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Nov 6, 2019

Qualcomm projects strong revenue with 5G technology ahead

Nakul Duggal, senior vice president of automotive product management at Qualcomm Technologies Inc., is silhouetted while speaking during the company's news conference at the 2019 Consumer Electronics Show (CES) in Las Vegas, Nevada, U.S., on Monday, Jan. 7, 2019. The company’s chips will be in 30 devices with 5G connections coming to the market later in 2019, Qualcomm said Monday at the annual CES show in Las Vegas.

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Qualcomm Inc. gave a stronger-than-predicted forecast for the current quarter, indicating that smartphone demand may be picking up after a prolonged slump. The company’s shares rose in extended trading.

Fiscal first-quarter revenue will be US$4.4 billion to US$5.2 billion, the San Diego-based company said Wednesday in a statement. That mid-point of the estimate, US$4.8 billion, compares with an average of analysts’ estimates of US$4.78 billion, according to data compiled by Bloomberg.

Investors have been waiting to see whether Qualcomm, now in its fifth year of revenue declines, can parlay its claim of leadership in 5G wireless technology into sales growth. The new services are debuting this year with handsets from Samsung Electronics Co. that will take advantage of the faster downloads and response times offered by the upgraded networks. Most analysts expect wider availability next year.

Qualcomm, whose chips are the main component in most of the world’s smartphones, has suffered shrinking revenue as consumers hang onto their handsets longer. In China, Huawei Technologies Co., which supplies itself with the majority of its crucial components, has been gaining market share, hurting demand for Qualcomm chips used by Huawei’s rivals.

A renewed supply relationship with Apple Inc. for future versions of the iPhone and new fifth-generation, or 5G, high-speed networks and phones are causing optimism that the company’s financial performance will improve.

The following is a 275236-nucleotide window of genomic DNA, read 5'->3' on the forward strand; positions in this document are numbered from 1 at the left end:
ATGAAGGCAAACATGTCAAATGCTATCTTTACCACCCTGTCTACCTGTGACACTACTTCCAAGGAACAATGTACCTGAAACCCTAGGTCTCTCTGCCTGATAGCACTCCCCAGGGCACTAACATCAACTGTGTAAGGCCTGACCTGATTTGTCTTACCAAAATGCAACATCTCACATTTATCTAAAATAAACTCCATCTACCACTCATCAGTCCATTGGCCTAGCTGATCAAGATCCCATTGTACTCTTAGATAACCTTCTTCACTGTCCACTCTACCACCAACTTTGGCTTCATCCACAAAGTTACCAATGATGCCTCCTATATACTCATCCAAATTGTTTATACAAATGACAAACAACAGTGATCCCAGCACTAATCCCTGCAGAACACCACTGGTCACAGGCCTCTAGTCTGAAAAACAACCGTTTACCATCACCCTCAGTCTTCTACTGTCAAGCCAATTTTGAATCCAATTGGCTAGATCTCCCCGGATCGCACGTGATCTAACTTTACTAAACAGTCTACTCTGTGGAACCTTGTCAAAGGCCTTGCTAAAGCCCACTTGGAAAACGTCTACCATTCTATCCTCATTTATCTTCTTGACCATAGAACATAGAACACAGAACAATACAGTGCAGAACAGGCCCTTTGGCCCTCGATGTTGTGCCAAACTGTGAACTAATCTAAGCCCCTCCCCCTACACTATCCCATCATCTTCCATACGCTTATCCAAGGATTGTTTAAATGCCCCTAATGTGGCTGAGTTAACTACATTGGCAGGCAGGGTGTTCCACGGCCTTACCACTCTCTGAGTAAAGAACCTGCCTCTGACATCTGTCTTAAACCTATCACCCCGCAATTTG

Qualcomm still needs to resolve its ongoing technology licensing dispute with Huawei and succeed in its appeal against a sweeping antitrust ruling from a case brought by the U.S. Federal Trade Commission.

Separately, the company said it appointed Akash Palkhiwala as chief financial officer. He has been serving as the interim CFO since August.

Qualcomm shares rose about 4 per cent in extended trading after closing at US$84.63 in New York. The stock has gained 49 per cent this year, about equal to the rise in the Philadelphia Stock Exchange Semiconductor Index.

Net income rose to US$506 million, or 42 cents a share, in the period ended Sept. 29, from a loss of US$513 million, or 36 cents, a year earlier. Excluding certain items, profit was 78 cents a share, compared with an average estimate of 71 cents. Revenue declined 17 per cent to US$4.81 billion. Analysts on average had predicted US$4.71 billion in sales.

Qualcomm is unique in the chip industry because the company gets the bulk of its profit from licensing patents that it says cover the fundamentals of all modern phone systems. The majority of Qualcomm’s revenue comes from selling chips that run phones and connect them to cellular networks.

While Qualcomm settled its broad-ranging legal dispute with Apple and the iPhone maker agreed to resume using its chips, the company lost an FTC case that alleged unfair business practices and has been ordered to renegotiate patent licenses. Qualcomm is appealing the decision and seeking a stay on the decision so it doesn’t have to immediately start those renegotiations.